Urban Age ConferencesShaping the future of global cities
What are Urban Age Debates?
The COVID-19 pandemic has fundamentally challenged the nature of cities. The closure of borders and businesses and social distancing are having an impact in almost all cities worldwide and are threatening urban life as we know it. A reassessment of issues such as density, urban economy, mobility, governance and sustainability could be the result. Urban Age is now taking up these issues with the "Urban Age Debates", a series of five virtual events between January and December 2021 – a global investigation of urban futures after 2020.
Why Urban Age Debates?
Today, metropolises around the world are facing the challenges of a triple crisis - the corona pandemic, new demands for social justice, and the global climate crisis. In the urban context, too, the corona pandemic is acting as a catalyst for digitization and sustainability in particular. Issues such as working from home or shopping behavior, but also changing mobility, are having an impact on the social fabric of the urban population. The expert panels of the Urban Age Debates provide impulses for thinking and acting for a future of cities which benefits its inhabitants.
How do Urban Age Debates work?
The Urban Age Debates draw on interviews with key urban leaders, new data on urban dynamics (terralytics), and results from several surveys of urban stakeholders. Each event focuses on key challenges for cities in a post-COVID-19 world. Participants in the debates include Richard Florida, Professor of Economic Analysis and Policy at the University of Toronto; Ayesha Khanna, Co-Founder and CEO of ADDO AI; entrepreneur and board member Janina Kugel; Edward Glaeser, Fred and Eleanor Glimp Professor of Economics at Harvard University; award-winning designer Thomas Heatherwick; and other pioneering architects and planners. The debates will be accompanied by experienced commentators such as Camilla Cavendish, Contributing Editor at the Financial Times and Isabell Dedring, ARUP. The series of virtual events is complemented by short videos featuring key urban actors, blog posts by urban experts, new data on city dynamics and surveys on how we may live, work, play and move in the post-2020 city.
If you have any questions about the project, please contact Elisabeth Mansfeld.
What is the Urban Age Conference?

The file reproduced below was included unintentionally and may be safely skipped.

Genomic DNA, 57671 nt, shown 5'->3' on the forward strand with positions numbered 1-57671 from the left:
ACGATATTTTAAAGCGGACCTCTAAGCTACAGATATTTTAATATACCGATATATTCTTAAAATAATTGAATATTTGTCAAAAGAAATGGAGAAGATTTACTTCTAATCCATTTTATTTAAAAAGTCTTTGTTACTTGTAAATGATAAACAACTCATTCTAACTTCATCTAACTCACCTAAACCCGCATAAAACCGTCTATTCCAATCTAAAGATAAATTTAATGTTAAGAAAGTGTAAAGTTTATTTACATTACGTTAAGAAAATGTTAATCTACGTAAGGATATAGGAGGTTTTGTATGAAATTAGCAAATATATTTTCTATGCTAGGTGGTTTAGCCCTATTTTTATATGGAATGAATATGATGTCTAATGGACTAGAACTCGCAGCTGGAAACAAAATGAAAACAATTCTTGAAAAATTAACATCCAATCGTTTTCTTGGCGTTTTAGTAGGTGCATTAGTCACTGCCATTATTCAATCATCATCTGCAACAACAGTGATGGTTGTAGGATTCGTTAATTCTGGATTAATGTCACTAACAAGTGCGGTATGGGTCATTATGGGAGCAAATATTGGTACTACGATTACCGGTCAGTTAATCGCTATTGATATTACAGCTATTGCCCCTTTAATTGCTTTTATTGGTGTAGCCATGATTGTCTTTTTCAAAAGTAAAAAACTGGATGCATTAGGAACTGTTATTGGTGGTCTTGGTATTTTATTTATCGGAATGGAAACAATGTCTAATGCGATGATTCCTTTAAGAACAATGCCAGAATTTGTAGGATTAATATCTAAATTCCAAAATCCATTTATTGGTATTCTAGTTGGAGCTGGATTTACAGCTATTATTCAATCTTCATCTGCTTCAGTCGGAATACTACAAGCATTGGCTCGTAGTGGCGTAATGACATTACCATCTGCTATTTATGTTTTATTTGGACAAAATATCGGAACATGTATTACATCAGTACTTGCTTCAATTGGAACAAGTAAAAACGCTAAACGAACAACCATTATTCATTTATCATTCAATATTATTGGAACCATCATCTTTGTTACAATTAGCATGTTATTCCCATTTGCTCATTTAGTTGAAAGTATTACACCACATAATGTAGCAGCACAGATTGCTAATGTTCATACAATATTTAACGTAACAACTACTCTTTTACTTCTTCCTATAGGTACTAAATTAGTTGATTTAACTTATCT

Continuing population growth and urbanisation will add 2.5 billion people to the world’s urban population by 2050, with nearly 90 per cent of the increase concentrated in Asia and Africa. The Urban Age Conferences, jointly organized by LSE Cities and Alfred Herrhausen Gesellschaft, focus on the development of cities in rapidly urbanising countries. Since 2005, Urban Age Conferences have been held in 13 cities across four continents, most recently in Addis Ababa, Delhi, Hong Kong, Rio de Janeiro, London and at the Venice Biennale.
Why Urban Age Conference?
The aim of the Urban Age Conferences is to better understand the complex dynamics of contemporary urbanization: How do people, institutions, policymakers, investors and designers affect the physical form of cities? How do cities react to global trends like climate change and digitalization and how do cities adapt to that change? And how does that impact the way we live in them? How can cities meet the expectations that new urban dwellers place on them, and provide work, education, and other possibilities of a better life? The Urban Age Conference considers the fact that decisions that need to be taken now will affect generations of urban dwellers well into the 21st century.
How does the Urban Age Conference work?
By convening urban experts, policymakers, and practitioners from all over the world, the Urban Age Conferences investigate how current models of planning and governance succeed, raise questions about the economic foundations of urban change or how to achieve greater integration between efficiency, accessibility, and social justice. Discussions are structured around interlinked policy issues: well-being, housing and social inclusion; economic development, productivity, and urban form; urban accessibility, transport, and technology; and urban governance and infrastructure development.
More information about the Urban Age Conferences is available on the Urban Age website please contact Elisabeth Mansfeld, head of Cities programme.